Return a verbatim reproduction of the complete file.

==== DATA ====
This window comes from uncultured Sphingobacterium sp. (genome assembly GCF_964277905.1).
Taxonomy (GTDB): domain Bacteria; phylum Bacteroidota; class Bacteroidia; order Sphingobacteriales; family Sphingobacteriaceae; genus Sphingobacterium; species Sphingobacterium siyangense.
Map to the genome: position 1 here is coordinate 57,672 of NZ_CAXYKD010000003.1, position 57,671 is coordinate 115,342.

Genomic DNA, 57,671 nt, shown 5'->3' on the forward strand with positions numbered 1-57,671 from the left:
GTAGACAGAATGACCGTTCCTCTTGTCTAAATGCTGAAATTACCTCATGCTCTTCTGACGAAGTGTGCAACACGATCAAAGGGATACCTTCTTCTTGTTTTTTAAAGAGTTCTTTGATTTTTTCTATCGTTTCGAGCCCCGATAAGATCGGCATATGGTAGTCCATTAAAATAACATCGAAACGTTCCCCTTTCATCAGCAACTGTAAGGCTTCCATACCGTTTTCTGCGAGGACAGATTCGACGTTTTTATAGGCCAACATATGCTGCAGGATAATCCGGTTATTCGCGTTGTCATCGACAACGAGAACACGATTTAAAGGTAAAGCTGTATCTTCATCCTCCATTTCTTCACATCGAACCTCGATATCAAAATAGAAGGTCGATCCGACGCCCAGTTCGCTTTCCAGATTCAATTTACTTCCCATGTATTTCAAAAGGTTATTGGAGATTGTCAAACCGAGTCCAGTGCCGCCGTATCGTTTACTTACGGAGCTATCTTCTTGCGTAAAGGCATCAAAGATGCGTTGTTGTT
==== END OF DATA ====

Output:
This window comes from uncultured Sphingobacterium sp. (genome assembly GCF_964277905.1).
Taxonomy (GTDB): domain Bacteria; phylum Bacteroidota; class Bacteroidia; order Sphingobacteriales; family Sphingobacteriaceae; genus Sphingobacterium; species Sphingobacterium siyangense.
Map to the genome: position 1 here is coordinate 57,672 of NZ_CAXYKD010000003.1, position 57,671 is coordinate 115,342.

Genomic DNA, 57,671 nt, shown 5'->3' on the forward strand with positions numbered 1-57,671 from the left:
GTAGACAGAATGACCGTTCCTCTTGTCTAAATGCTGAAATTACCTCATGCTCTTCTGACGAAGTGTGCAACACGATCAAAGGGATACCTTCTTCTTGTTTTTTAAAGAGTTCTTTGATTTTTTCTATCGTTTCGAGCCCCGATAAGATCGGCATATGGTAGTCCATTAAAATAACATCGAAACGTTCCCCTTTCATCAGCAACTGTAAGGCTTCCATACCGTTTTCTGCGAGGACAGATTCGACGTTTTTATAGGCCAACATATGCTGCAGGATAATCCGGTTATTCGCGTTGTCATCGACAACGAGAACACGATTTAAAGGTAAAGCTGTATCTTCATCCTCCATTTCTTCACATCGAACCTCGATATCAAAATAGAAGGTCGATCCGACGCCCAGTTCGCTTTCCAGATTCAATTTACTTCCCATGTATTTCAAAAGGTTATTGGAGATTGTCAAACCGAGTCCAGTGCCGCCGTATCGTTTACTTACGGAGCTATCTTCTTGCGTAAAGGCATCAAAGATGCGTTGTTGTT